Dismiss Notice
Join Physics Forums Today!
The friendliest, high quality science and math community on the planet! Everyone who loves science is here!

Fluid Motion

  1. Nov 15, 2006 #1
    Ok, Air flows through this tube at a rate of 1200 cm^3/s. Assume that air is an ideal fluid.
    What is the height h of mercury in the right side of the U-tube?
    Here's a picture:

    First, I found the velocity of the air in the 2 cm and 4 mm tube.
    In m/s, for the 2cm, i came up with 1200/(1000000pi(.01^2))
    and for the 4mm 1200/(1000000pi(.002^2))
    Then, I plugged it into bernoulli's equation, with the density of air as 1.2 kg/m^3. This gave the 2cm tunnel to have 5462.5 less pascals than the other 4 mm tube.
    Then, using 13540 for the kg/m^3 of Hg, and setting the pressures of the two sides equal, I came up with:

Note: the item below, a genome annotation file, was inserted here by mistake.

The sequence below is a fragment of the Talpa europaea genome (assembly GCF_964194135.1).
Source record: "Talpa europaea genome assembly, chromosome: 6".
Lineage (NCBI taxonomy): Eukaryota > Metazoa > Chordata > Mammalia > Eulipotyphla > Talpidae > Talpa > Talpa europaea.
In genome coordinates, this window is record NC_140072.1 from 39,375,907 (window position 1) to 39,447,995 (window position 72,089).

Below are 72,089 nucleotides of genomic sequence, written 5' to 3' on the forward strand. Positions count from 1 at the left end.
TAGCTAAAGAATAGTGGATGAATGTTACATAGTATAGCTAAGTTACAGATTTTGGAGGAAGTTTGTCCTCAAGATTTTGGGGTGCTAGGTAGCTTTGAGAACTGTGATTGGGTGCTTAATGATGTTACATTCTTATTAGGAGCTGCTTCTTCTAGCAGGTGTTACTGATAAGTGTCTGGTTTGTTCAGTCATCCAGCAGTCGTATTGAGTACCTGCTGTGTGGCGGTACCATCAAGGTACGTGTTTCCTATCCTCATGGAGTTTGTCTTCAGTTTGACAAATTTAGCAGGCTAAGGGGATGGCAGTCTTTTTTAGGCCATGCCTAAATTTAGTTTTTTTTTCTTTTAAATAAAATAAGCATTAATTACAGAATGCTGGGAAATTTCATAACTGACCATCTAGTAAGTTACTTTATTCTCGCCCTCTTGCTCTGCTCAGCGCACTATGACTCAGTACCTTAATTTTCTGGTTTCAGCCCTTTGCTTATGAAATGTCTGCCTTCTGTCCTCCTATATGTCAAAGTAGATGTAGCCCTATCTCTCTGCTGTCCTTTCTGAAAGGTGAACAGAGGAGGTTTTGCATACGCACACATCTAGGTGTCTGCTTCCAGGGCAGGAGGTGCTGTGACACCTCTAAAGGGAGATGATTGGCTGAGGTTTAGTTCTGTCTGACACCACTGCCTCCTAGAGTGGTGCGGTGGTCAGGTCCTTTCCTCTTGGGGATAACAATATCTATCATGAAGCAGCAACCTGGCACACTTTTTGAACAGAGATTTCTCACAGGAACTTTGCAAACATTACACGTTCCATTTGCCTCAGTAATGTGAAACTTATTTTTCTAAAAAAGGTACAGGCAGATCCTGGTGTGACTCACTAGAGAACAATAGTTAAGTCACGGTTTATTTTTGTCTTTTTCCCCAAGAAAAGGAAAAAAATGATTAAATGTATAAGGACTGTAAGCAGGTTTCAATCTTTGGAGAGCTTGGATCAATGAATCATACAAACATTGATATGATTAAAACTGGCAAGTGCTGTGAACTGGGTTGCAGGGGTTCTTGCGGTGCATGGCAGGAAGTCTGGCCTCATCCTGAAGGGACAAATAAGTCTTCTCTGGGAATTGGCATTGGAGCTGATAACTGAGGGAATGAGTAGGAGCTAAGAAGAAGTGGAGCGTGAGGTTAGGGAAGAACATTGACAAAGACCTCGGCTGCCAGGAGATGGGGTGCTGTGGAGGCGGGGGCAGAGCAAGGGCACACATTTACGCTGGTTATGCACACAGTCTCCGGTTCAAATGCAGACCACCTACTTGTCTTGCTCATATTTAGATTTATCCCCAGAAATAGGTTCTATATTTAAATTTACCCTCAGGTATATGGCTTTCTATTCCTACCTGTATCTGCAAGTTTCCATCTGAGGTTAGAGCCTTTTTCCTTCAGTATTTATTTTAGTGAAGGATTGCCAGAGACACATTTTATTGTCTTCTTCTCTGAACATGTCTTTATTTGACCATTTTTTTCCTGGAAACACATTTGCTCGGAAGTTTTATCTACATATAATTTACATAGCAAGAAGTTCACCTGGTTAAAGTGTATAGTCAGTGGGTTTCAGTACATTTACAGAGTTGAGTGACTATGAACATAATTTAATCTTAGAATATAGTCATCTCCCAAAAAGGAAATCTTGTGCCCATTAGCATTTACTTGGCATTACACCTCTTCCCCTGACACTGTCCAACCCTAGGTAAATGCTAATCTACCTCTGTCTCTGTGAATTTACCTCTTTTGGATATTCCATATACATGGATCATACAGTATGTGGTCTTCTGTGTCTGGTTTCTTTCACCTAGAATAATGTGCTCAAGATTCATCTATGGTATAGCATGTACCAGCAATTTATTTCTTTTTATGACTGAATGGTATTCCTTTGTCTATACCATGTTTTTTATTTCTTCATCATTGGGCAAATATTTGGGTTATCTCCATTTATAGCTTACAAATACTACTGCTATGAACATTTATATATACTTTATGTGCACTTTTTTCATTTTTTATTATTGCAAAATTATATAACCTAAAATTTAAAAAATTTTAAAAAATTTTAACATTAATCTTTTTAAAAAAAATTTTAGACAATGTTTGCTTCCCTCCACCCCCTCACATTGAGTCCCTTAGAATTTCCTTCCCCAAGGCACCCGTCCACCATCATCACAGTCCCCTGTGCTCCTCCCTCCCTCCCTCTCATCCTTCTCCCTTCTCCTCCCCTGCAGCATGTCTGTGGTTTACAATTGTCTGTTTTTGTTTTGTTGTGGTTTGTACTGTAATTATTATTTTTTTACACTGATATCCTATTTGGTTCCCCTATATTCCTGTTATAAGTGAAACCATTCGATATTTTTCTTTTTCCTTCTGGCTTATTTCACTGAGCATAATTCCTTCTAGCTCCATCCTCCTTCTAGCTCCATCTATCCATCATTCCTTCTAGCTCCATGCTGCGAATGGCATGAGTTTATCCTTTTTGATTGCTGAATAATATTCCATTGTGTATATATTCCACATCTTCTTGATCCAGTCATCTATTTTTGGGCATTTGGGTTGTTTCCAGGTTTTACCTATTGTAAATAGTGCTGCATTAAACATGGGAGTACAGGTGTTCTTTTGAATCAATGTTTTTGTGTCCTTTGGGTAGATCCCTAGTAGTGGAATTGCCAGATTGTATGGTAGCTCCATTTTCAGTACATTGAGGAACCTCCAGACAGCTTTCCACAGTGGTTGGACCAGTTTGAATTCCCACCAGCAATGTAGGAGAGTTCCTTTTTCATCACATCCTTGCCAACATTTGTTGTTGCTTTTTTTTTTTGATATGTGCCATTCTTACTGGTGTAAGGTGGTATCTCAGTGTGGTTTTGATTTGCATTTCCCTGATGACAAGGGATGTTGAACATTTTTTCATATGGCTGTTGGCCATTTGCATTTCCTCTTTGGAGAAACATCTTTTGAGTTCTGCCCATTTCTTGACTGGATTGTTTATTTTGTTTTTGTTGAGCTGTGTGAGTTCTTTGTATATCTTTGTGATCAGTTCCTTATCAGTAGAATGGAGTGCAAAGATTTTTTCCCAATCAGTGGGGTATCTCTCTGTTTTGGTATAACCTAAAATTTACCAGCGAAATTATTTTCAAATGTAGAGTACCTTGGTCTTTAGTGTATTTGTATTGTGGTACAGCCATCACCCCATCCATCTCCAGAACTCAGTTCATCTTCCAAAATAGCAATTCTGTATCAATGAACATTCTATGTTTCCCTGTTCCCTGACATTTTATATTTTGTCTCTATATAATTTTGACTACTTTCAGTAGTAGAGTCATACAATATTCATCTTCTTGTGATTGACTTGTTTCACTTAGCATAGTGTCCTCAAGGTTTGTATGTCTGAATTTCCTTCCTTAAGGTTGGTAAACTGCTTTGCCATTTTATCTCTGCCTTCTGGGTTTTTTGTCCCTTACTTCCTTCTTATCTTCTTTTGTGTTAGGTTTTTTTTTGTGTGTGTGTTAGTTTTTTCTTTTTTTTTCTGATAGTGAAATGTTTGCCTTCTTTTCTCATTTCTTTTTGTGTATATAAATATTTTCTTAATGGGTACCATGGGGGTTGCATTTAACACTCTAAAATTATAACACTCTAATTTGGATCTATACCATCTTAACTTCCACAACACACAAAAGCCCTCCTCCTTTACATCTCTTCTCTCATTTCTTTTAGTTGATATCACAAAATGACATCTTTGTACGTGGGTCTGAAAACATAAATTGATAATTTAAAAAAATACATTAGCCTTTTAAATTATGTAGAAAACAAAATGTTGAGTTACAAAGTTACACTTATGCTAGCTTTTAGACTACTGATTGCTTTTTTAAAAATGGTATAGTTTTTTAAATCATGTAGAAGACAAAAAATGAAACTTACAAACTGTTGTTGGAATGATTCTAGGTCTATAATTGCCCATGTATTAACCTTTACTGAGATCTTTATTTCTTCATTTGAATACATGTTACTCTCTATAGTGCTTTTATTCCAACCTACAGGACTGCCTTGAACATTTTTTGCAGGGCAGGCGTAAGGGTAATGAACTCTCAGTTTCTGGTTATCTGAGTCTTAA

5462.5 = 13540 (9.8) (h), which gave me h= .0412 m, or 4.12 cm, which is wrong. Anybody know what I did wrong?
  2. jcsd
  3. Nov 16, 2006 #2


    User Avatar
    Science Advisor
    Homework Helper

    I'm not seeing a problem with what you did. Do you know the answer that is expected?
  4. Nov 16, 2006 #3
    I wish I knew the answer that is expected :P Do you know if those are the right densities I used in kg/m^3?
  5. Nov 16, 2006 #4
    Found out I was using the wrong densities ^^ I used 1.3 kg/m^3 for air and 13700 for Hg and got the right answer. My physics book is too big to bring home, so I rely on google for my constants :(
Share this great discussion with others via Reddit, Google+, Twitter, or Facebook